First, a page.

Techs., Inc., 998 F.2d 157, 165 (3d Cir. 1993) (holding that there is no presumptive right
Plaintiffs must prove their theory of disparate impact discrimination by statistical proof of disparate
impact. Texas Dep’t of Hous. & Cmty. Affairs v. Inclusive Cmtys. Project, Inc., 135 S.Ct. 2507, 2523-24
(2015) (holding that disparate impact discrimination claims may be brought under the federal Fair
Housing Act and discussing plaintiff’s burden of showing racial disparity through statistics as part of prima
facie case). Statistical proof is often part of a plaintiff’s evidence in support of an intentional
discrimination claim as well. United States v. City of New York, 717 F.3d 72, 84 (2d Cir. 2013) (recognizing
that statistics may be used to prove intentional discrimination) (citing Hazelwood Sch. Dist. v. United
States, 433 U.S. 299, 307-08 (1977)).
of public access to materials right in connection with discovery motions); Kamakana v.
City & Cnty. of Honolulu, 447 F.3d 1172, 1179-80 (9th Cir. 2006) (finding exception to
presumption of access for sealed discovery documents attached to non-dispositive
motions); see also Foltz v. State Farm Mut. Auto. Ins. Co., 331 F.3d 1122, 1135 (9th Cir.
2003); Phillips ex rel. Estates of Byrd v. Gen. Motors Corp., 307 F.3d 1206, 1213 (9th Cir.
2002). This Court likewise holds that documents filed with the court in connection with
discovery-related disputes are not judicial documents.
There is good reason for excluding documents filed in connection with discovery
matters from the definition of judicial documents. During discovery, the parties are
simply exchanging information, developing claims and defenses, learning information
relevant to settlement and identifying possible exhibits for trial. Many documents
exchanged in discovery, even if relevant, may never be admitted in trial or in connection
with a dispositive motion. This is also true of expert opinions. In a later phase of
discovery in this case, final expert reports will be exchanged, expert depositions will be
conducted, and motions may be filed to exclude expert testimony at trial or in
connection with summary judgment motions pursuant to Federal Rule of Evidence 702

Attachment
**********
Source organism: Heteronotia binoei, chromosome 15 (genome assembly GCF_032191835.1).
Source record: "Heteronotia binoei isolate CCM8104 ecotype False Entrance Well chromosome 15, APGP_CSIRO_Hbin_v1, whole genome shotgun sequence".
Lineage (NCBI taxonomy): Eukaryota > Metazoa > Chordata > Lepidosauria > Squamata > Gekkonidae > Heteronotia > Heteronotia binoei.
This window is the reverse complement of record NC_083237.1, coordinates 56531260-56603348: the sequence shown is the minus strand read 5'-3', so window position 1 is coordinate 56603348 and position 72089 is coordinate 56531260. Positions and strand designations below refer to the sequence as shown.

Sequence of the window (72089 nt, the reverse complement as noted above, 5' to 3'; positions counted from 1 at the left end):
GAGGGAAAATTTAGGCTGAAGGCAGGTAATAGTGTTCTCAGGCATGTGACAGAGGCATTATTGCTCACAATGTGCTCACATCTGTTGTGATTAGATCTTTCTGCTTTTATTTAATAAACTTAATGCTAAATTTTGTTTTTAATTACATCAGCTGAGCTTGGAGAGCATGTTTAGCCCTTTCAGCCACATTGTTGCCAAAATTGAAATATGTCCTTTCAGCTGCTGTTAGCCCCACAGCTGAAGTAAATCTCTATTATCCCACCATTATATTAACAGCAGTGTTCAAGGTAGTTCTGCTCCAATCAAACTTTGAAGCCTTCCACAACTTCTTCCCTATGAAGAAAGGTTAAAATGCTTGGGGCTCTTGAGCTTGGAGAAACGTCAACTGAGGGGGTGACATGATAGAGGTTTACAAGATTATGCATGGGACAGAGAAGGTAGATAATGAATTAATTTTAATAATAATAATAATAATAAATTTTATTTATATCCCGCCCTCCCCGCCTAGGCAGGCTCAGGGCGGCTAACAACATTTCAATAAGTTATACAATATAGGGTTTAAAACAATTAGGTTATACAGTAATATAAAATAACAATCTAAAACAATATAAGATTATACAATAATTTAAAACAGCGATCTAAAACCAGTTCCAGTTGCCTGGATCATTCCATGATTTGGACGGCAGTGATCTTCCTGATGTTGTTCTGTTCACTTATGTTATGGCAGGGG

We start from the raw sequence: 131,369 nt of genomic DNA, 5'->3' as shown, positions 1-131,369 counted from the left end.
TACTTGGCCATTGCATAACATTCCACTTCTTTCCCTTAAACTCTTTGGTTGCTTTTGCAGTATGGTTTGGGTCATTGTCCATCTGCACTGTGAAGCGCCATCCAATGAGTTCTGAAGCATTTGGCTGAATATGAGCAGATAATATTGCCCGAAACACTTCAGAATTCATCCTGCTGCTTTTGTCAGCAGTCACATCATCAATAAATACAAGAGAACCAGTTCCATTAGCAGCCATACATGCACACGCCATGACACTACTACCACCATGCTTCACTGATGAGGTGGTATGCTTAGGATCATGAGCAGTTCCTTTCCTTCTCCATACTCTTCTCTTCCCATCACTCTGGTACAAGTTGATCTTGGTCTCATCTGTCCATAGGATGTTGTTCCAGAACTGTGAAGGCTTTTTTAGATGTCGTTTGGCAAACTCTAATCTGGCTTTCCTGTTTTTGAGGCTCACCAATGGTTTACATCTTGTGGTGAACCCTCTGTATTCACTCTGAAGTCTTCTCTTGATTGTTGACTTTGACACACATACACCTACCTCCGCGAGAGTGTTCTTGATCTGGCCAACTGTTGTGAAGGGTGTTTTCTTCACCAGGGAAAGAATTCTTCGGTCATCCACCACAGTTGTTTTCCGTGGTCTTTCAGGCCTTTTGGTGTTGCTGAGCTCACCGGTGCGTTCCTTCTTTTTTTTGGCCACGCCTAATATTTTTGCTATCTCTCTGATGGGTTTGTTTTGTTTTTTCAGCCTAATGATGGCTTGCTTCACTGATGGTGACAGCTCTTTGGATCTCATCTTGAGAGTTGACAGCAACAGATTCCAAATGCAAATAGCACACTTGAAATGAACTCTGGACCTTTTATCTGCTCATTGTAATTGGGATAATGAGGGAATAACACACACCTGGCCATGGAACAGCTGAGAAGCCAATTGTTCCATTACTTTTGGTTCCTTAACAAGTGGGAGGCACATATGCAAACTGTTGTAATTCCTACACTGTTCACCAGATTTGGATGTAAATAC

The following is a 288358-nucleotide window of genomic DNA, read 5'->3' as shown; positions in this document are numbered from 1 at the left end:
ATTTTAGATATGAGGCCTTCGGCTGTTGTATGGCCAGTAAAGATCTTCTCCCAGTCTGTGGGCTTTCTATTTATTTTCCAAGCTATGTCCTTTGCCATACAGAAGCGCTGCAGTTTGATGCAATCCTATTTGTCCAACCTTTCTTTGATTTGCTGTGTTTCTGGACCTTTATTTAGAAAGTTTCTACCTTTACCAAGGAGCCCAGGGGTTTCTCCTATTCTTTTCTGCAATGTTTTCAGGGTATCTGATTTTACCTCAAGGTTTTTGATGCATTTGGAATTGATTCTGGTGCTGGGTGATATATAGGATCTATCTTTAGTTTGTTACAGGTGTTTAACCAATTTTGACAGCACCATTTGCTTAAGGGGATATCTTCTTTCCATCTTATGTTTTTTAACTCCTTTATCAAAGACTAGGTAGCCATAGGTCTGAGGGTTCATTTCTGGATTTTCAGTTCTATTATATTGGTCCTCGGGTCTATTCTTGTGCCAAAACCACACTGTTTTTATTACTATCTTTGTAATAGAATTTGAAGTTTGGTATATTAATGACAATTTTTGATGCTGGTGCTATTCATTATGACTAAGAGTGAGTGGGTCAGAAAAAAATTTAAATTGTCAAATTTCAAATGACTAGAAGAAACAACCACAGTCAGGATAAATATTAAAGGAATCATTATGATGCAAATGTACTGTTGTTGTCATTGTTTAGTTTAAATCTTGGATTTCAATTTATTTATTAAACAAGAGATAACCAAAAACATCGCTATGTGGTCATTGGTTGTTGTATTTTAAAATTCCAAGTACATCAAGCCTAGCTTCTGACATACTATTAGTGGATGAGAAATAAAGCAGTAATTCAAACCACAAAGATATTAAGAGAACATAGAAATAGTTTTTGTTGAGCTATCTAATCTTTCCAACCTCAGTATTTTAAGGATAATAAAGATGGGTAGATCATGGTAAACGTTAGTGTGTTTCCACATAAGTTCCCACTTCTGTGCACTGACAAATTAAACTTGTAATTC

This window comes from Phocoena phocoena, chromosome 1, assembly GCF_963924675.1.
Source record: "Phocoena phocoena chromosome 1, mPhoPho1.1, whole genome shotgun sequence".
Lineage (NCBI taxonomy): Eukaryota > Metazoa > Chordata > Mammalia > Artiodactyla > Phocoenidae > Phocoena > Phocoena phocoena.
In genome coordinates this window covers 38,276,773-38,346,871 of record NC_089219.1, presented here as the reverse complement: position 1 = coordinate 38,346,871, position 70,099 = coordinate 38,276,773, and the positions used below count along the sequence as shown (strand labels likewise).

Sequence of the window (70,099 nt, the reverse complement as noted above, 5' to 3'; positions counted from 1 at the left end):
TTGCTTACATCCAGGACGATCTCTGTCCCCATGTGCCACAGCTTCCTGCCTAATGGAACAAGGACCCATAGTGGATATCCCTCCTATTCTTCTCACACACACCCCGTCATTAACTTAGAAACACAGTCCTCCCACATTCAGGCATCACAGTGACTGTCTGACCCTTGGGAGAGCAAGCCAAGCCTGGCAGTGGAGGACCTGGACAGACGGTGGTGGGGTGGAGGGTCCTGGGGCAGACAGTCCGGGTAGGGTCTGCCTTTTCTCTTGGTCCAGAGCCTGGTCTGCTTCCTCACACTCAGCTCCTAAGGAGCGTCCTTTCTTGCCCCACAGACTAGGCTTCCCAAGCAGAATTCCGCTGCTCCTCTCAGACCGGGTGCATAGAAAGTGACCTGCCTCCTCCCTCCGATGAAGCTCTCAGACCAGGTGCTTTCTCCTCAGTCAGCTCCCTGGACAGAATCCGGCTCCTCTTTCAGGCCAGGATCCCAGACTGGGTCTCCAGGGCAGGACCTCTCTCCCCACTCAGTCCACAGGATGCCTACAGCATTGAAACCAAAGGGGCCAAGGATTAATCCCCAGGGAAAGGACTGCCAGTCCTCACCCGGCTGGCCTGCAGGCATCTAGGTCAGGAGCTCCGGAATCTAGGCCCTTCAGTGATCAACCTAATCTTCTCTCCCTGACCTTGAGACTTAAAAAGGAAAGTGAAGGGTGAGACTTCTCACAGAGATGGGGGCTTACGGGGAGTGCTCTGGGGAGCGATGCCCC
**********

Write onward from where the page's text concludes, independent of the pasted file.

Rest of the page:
and Daubert v. Merrell Dow Pharmaceuticals, Inc., 509 U.S. 579 (1993). 2
This Court has been closely managing discovery in this case, including by
implementing a phased discovery schedule to focus the parties on exchanging key
Expert reports themselves are typically the subject of hearsay objections and not admitted into evidence
at trial. See Murphy v. Metro. Trans. Auth., No. 05-cv-376 (LMM), 2009 WL 1044604, at *5 (S.D.N.Y. Apr.
documents and information and minimizing disputes over issues that will not ultimately
advance the litigation. Through their motion, Plaintiffs seek to accelerate disclosure of
expert opinions and reveal their characterizations of underlying confidential data to the
public in contravention of the phased discovery plan implemented by this Court.
Permitting Plaintiffs to publicly file their preliminary analyses now would thwart
the spirit and objectives of the Court’s phased discovery plan because, as the City has
articulated, it has a serious concern about data being analyzed incorrectly and being
placed into the public sphere without having an opportunity to contemporaneously
refute Plaintiffs’ analyses. Although no personally identifying information is contained in
the analyses, there is no dispute that the data is not available to the public even in the
aggregate. At this juncture in discovery, this Court does not see any legitimate reason
for the City to focus its efforts on preparing a rebuttal to Plaintiffs’ preliminary analyses.
Rather, the Court has ordered the parties to complete document production and
depositions of key witnesses. And, while the Court has encouraged the parties to begin
data analysis, neither party has completed – or can complete – its analyses until all of
the data is produced and questions about it are answered. Plaintiffs’ expert’s
preliminary opinions are certainly not ones that will ultimately be admitted at trial.
Moreover, while it is conceivable that final expert reports, or portions of them, may be
filed with the Court at a later date in connection with evidentiary or dispositive motions,
it is also conceivable that expert reports and analyses may be stricken. 3 In sum, it is
premature at this stage of the litigation to lift the Protective Order as to the preliminary
expert report. See In re Terrorist Attacks on Sept. 11, 2001, 454 F. Supp. 2d at 222 (a
“court may impose an initial protective order based upon a general showing of good
cause, and may modify that order at a later time if more specific grounds for its
continuance remain indiscernible”).
If and when final expert reports may need to be filed with the Court, the parties
can address whether the Protective Order should be lifted and the reports publicly filed.
In the meantime, analyses of the confidential affordable housing lottery data will remain
subject to the Protective Order.
Dated: July 5, 2017
New York, New York
KATHARINE H. PARKER
United States Magistrate Judge
This Court makes no findings whatsoever about the outcome of potential future motions regarding
statistical analyses. Nor has this Court analyzed the substantive arguments made by the parties in their
letters (Doc. Nos. 136 and 138) about the validity of the preliminary analyses.